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House of Delegates votes to abolish death penalty, signaling end of capital punishment
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House of Delegates votes to abolish death penalty, signaling end of capital punishment

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LETHAL INJECTION

The first execution by injection in Virginia was conducted in the death chamber at the Greensville Correctional Center in 1995. Virginia officially abolished the death penalty last month.

Bills supported by Gov. Ralph Northam that would end the death penalty in Virginia were introduced in the House and Senate this year.

In a landmark vote Friday, the Virginia House of Delegates passed a bill to abolish the death penalty in the state that, since Colonial times, has executed more people than any other.

With the Senate approving similar legislation Wednesday and Gov. Ralph Northam backing both measures, the action all but ends the death penalty in Virginia, which will now join 22 other states without a capital punishment law.

“In the 20th century, few would have thought this was likely to happen at all, much less that Virginia would be the first in the South to eliminate capital punishment,” said Larry Sabato, a political analyst at the University of Virginia. “This is a watershed moment. It shows dramatically how different the new Virginia is from the old.”

The 57-41 vote was largely along party lines, with three Republicans — Dels. Carrie Coyner and Roxann Robinson of Chesterfield and Jeff Campbell of Smyth — voting with the Democrats who hold the majority in the House. The votes followed passionate debate in each chamber this week over the government’s ultimate sanction.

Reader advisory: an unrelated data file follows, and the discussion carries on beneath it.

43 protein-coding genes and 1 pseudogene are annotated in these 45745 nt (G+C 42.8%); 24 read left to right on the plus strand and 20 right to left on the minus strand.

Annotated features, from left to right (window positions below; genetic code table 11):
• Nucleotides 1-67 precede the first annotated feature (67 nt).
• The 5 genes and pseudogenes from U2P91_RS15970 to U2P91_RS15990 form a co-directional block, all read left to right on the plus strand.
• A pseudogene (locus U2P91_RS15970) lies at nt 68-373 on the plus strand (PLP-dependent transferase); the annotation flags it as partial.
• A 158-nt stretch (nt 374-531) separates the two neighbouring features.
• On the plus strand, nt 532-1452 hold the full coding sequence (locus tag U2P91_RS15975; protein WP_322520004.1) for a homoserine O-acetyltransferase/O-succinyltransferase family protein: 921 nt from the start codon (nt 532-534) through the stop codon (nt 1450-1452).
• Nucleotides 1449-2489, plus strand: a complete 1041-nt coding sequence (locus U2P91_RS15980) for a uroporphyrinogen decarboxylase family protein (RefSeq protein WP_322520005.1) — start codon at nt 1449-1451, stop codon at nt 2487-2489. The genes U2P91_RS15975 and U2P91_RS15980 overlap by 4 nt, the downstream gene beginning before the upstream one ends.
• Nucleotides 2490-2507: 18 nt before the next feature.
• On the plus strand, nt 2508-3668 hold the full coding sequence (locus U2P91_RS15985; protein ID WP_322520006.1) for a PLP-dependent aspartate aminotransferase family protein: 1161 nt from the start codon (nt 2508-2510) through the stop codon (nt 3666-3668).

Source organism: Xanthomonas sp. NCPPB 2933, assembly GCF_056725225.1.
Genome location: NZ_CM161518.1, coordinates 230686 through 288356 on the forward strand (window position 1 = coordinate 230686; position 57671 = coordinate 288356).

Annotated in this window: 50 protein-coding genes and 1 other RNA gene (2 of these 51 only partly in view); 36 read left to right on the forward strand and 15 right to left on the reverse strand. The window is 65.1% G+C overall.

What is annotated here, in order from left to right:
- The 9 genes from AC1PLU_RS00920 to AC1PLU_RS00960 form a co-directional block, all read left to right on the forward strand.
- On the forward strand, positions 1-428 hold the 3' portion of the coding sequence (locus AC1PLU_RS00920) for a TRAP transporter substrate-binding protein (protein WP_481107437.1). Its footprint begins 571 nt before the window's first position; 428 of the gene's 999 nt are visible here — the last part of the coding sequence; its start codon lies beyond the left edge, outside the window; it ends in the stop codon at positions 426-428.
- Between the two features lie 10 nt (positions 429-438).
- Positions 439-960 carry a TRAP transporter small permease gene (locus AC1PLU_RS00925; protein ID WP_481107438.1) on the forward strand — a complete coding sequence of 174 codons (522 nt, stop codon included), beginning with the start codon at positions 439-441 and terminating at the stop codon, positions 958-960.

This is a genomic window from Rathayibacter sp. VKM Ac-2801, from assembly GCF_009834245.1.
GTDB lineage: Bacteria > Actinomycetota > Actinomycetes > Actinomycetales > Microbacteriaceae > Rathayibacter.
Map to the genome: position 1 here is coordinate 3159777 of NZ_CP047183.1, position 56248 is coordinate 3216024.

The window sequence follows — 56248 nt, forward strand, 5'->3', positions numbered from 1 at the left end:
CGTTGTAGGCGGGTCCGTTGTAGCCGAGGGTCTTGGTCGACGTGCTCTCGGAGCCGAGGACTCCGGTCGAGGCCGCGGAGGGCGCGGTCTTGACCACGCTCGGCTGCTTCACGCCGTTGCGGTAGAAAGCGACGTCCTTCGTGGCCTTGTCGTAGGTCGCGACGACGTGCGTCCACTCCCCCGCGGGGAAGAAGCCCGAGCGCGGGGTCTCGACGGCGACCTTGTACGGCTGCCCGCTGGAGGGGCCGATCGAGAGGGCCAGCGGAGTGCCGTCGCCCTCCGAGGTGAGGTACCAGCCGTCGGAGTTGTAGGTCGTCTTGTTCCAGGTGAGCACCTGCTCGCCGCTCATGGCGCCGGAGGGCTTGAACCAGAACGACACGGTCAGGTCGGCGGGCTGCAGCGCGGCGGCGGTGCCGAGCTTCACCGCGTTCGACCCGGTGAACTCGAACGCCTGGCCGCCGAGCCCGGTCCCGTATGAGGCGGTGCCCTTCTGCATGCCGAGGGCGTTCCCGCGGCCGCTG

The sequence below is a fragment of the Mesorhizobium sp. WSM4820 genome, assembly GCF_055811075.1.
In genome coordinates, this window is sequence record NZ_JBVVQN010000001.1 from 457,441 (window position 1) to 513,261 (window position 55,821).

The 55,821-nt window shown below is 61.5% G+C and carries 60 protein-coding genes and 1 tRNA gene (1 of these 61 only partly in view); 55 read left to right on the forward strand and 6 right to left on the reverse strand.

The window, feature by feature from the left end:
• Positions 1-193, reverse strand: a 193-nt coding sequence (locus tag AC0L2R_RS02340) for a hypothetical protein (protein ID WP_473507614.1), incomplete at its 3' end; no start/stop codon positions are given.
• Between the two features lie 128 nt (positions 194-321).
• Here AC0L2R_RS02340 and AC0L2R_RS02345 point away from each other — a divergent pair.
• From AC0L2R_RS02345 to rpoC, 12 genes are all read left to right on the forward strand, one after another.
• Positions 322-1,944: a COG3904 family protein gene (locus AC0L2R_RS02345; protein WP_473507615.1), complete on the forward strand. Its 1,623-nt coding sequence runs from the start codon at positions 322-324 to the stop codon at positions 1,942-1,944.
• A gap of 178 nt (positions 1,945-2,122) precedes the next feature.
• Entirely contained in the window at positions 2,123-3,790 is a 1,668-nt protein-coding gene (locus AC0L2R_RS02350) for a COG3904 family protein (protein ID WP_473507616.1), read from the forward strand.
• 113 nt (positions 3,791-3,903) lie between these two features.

The House and Senate bills would now have to clear the other chambers before the governor signs the legislation, which would take effect July 1.

Since 1608, Virginia has executed almost 1,400 people — 113 of them since the U.S. Supreme Court allowed capital punishment to resume in 1976, the second-highest toll in the U.S. in modern times.

Speaking Thursday on behalf of the bill he sponsored, Del. Mike Mullin, D-Newport News, a prosecutor in Hampton, said, “There are many arguments for why we should abolish the death penalty. These arguments touch on everything from the moral implications of the death penalty, to the racial bias in how it is applied, to its ineffectiveness, to the extraordinary cost.”

“But perhaps the strongest argument for abolishing the death penalty is that a justice system without the death penalty allows us the possibility of being wrong,” he said.

He cited the case of Earl Washington Jr., Virginia’s only death row exoneree among 174 across the U.S. Washington came within days of execution in 1985 for a rape and murder that DNA later proved was committed by another man.

“How many people are we willing to sacrifice to vengeance?” Mullin asked.

Shortly before the House vote Friday, Del. Jay Jones, D-Norfolk, who is seeking for the Democratic nomination for attorney general, urged passage, saying the United States is the only Western country that still has the death penalty.

“The death penalty is the direct descendant of lynching. It is state-sponsored racism and we have an opportunity here to end this today,” he said.